Fisker Automotive Inc. spent more than six times as much U.S. taxpayer and investor money to produce each luxury plug-in car it sold than the company received from customers, according to a research report.
The Anaheim, California-based company made about 2,500 of its $103,000 Karmas before halting production last year, disrupting its plans to use a $529 million U.S. loan to restart a shuttered Delaware factory owned by the predecessor of General Motors Co. (GM) The Karma was assembled in Finland.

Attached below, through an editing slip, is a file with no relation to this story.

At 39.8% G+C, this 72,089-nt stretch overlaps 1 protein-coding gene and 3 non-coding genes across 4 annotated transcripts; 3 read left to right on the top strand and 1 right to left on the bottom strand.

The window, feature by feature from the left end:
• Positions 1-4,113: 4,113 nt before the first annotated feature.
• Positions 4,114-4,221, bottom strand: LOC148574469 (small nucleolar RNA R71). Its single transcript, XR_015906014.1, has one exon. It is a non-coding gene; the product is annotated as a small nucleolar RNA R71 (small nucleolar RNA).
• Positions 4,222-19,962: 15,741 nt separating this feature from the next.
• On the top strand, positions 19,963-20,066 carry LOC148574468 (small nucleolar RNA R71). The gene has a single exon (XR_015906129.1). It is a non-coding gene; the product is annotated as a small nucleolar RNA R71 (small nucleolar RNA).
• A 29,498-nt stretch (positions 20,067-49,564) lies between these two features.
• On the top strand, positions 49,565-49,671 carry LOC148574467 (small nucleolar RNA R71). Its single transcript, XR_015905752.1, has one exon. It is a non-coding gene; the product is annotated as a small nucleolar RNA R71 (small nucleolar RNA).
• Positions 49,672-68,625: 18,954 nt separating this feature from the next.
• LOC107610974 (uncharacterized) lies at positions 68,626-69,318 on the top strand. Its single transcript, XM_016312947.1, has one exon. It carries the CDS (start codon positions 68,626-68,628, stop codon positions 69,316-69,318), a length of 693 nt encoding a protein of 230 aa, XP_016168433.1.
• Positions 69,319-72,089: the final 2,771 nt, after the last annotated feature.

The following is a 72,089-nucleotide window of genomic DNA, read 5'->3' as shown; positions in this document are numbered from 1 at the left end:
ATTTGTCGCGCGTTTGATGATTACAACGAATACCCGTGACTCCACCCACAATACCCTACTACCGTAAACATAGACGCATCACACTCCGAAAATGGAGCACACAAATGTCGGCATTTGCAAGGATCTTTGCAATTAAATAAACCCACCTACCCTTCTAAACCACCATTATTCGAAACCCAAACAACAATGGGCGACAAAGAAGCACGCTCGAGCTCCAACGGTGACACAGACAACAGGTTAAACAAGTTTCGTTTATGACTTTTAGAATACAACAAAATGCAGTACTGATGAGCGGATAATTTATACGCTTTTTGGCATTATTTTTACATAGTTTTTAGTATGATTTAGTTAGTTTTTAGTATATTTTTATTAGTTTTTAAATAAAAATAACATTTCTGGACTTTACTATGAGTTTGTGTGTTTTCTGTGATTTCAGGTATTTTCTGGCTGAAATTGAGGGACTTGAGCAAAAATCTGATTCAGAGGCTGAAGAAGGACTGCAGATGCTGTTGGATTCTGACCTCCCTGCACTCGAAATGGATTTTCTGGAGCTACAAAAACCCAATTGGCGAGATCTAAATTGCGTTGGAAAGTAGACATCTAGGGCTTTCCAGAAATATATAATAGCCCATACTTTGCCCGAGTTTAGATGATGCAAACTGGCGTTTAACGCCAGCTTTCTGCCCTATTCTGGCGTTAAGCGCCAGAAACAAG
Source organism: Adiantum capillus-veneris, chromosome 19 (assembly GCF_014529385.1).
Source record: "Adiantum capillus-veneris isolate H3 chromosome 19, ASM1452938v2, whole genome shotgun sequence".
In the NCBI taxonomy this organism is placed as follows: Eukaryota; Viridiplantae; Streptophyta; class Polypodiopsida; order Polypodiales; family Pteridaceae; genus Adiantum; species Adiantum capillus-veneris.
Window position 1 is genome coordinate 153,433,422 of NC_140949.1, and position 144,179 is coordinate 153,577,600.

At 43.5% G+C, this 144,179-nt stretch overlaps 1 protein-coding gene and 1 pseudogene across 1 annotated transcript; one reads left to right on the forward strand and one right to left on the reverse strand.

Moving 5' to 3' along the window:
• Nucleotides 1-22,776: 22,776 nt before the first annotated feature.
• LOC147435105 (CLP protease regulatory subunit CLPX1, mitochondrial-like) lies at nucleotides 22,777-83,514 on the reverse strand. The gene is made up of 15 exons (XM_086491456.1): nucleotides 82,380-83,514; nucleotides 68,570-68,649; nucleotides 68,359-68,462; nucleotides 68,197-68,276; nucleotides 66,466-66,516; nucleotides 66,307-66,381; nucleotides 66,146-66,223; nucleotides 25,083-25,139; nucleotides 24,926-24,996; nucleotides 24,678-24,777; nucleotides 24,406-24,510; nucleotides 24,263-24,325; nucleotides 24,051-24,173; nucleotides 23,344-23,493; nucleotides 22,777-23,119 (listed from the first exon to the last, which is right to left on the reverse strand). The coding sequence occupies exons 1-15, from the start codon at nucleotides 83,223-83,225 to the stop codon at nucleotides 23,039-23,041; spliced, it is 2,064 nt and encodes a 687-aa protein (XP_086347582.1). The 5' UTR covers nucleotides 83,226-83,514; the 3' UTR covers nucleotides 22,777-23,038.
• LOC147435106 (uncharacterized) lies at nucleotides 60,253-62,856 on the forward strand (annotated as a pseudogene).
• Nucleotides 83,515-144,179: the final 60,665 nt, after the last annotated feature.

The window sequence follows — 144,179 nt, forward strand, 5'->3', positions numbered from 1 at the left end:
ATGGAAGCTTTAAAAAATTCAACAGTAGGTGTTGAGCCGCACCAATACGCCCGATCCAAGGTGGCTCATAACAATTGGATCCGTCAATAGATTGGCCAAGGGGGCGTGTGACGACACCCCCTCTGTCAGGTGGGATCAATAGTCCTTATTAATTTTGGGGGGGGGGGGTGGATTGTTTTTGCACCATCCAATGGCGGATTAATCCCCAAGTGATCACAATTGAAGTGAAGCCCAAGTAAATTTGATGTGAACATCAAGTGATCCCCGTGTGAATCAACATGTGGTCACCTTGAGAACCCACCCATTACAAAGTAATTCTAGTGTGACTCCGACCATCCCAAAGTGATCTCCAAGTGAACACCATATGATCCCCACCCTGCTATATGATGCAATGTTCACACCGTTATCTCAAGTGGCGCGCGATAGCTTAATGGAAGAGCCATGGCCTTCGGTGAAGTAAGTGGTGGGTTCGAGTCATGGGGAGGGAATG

Fisker was allowed to keep using money from its Energy Department loan after violating its terms multiple times, according to a report released April 17 by PrivCo, a New York-based researcher specializing in closely held companies. It said it based its report on documents, including the loan agreement, obtained through the U.S. Freedom of Information Act.
Basically, it cost Fisker (and taxpayers) $660,000 to make each $103,000 car.